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The Villa Favorita, in Herculaneum, is one of the well-known Vesuvian Villas along the so-called "Golden Mile," that stretch along the eastern portion of greater Naples, where many of the well-to-do of the 1700s in Naples situated a string of sumptuous residences. (This included the royal family, of course; Charles III built a grand royal palace in Portici, right next door to Herculaneum. The Villa Favorita was the work of one of the great Neapolitan architects of his day, Ferdinando Fuga, perhaps best known for his grand "official" buildings for the Bourbon state, such as his design for the Albergho dei Poveri (the Royal Poorhouse).
Villa Favorita was finished in 1768 for the Beretta family and ownership eventually passed to the Ferdinand IV, the king, (heir of Charles III) who relocated the Naval Academy of the Kingdom of Naples to the premises. The original building faced the main road and the harbor; the premises included a small hunting lodge, stables, as well as a park. Ownership passed to the the king's son, Leopold, and then to Ferdinand II, the next-to-last monarch of the kingdom before the unification of Italy in 1861. He was responsible for some of the "oriental" aspects of additions to the buildings, provided to accommodate Isma'il Pasha, the soon-to-be Khedive (Ottoman governer) of Egypt, who was a guest at the villa on a visit from Egypt. (He also had another little cottage along the Posillipo coast.) Today the villa Favorita is property of the Italian state and is the seat of a school for penitentiary police.
-the villa is where the celebration was held for the marriage in 1768 of young Ferdinand IV and Maria Carolina of Austria (sister of Marie Antoinette);
-at the time of the marriage, the property actually belonged to prince D'Aci, who then gave it as a wedding gift to the royal family. The king declared it to be his "Royal Favorite" (hence the name) because it reminded his Austrian wife of her residence at home, the Schönbrunn castle in Vienna;
-after the king transferred the naval academy to the premises, he called upon German artist Jackob Philipp Hackert (1737-1807) to decorate the entrances with twelve paintings depicting the 12 military harbors in Italy then under Bourbon dominion; that is, the ports of Trani, Brindisi, Gallipoli, S. Stefano, Gaeta, Taranto, Castellammare, Bisceglie, Reggio Calabria, Messina, Barletta, and Manfredonia.
-after the short-lived Neapolitan (Parthenopean) Republic of 1799 was overthrown, the royal family returned from Sicily, mooring at the Villa Favorita. It became for a while Ferdinand IV's official residence and he expanded the premises appropriately, making it grander than ever;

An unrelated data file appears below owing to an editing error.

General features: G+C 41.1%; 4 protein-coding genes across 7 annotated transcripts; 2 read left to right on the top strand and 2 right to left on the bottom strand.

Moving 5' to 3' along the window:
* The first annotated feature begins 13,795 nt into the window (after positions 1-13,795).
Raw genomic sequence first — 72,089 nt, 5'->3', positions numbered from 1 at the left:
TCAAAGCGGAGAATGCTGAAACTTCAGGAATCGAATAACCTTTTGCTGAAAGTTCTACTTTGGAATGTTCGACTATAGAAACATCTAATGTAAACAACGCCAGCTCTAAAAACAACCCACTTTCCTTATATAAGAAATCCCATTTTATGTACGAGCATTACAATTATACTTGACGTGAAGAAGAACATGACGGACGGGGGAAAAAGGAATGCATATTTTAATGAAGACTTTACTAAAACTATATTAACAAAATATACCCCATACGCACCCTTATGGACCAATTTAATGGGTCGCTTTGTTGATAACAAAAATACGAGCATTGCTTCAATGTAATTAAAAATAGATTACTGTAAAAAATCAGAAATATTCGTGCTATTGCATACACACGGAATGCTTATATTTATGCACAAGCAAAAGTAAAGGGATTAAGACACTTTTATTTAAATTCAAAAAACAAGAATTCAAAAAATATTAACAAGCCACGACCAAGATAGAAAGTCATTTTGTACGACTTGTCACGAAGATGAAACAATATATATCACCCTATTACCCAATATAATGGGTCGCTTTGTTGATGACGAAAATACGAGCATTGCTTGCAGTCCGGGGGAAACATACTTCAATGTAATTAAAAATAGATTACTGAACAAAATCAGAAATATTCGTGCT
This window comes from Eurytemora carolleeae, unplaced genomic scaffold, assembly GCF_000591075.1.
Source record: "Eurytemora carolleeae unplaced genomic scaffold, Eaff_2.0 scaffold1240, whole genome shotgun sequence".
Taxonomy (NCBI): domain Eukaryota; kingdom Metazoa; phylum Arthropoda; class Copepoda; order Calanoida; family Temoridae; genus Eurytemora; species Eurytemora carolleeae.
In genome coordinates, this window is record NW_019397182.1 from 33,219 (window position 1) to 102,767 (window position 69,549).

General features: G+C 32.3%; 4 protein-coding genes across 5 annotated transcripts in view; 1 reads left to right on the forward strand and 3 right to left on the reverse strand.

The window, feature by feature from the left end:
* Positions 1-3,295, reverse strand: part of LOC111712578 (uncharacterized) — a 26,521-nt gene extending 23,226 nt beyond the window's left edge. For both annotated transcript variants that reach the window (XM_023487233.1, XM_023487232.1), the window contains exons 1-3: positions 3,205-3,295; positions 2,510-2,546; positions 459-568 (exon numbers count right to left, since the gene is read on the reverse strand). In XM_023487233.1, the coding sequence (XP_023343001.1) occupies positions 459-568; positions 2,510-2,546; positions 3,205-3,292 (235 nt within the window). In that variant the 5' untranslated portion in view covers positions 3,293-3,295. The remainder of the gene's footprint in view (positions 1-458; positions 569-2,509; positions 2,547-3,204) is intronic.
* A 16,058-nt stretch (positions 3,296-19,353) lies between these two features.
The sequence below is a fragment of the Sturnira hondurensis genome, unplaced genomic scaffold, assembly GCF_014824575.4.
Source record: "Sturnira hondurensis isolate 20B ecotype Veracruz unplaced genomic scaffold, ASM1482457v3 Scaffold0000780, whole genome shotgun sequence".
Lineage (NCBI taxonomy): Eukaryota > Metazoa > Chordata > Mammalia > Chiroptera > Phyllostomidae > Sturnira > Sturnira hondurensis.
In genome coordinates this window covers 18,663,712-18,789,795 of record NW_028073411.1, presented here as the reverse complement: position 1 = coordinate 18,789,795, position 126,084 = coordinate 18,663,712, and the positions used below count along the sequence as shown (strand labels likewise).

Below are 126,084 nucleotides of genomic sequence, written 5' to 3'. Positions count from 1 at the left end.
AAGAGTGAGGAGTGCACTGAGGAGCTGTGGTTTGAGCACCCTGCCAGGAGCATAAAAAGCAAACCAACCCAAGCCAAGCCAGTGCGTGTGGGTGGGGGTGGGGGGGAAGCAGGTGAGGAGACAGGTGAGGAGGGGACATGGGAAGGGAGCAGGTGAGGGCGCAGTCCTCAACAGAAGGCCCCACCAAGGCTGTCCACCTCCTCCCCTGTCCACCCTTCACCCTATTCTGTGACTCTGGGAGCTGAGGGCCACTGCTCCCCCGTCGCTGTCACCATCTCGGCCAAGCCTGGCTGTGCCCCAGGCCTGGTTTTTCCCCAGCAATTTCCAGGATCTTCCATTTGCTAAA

-when the royal family was again forced to flee to Sicily in 1806, this time in the face of the armed might of Napoleon Bonaparte, the queen, taking no chances, took a lot of the silverware with her to Palermo;
-during that absence the villa was the residence of, first, Napoleon's brother, Joseph, who would be king of Naples for a year (before being musical-chaired over to the throne of Spain by his brother) and then by the well-liked king Murat, who had come into all this (he was the son of an inn-keeper!) by marrying Napoleon's sister, another Caroline;
-the villa came back into Bourbon hands after the restoration of the monarchy following the Congress of Vienna in 1815;
-the villa was restored in 1854 by the prominent architect Enrico Alvino on the commission of Ferdinand II, determined to restore the premises to their original splendor. There wasn't much time for that. After the Bourbon defeat at the hands of the new Italy in 1861, the victors inherited a vast amount of Bourbon property that could be maintained only at great expense. The victors chose to dismantle and/or sell off a lot of it; thus, many of the ornate furnishings and art work at the Villa Favorita were dispersed throughout Italy into the hands of museums and private collections.
The premises were again restored privately in 1889. Still further encroachments--including part of the property going for a railroad right of way--and many other ravages of progress (WWII passed right through the place in 1943!) have insured that the premises will never again be what they once were. But, as in many such cases, we take what we can get. A little reminder by way of conscientious restoration will have to do.
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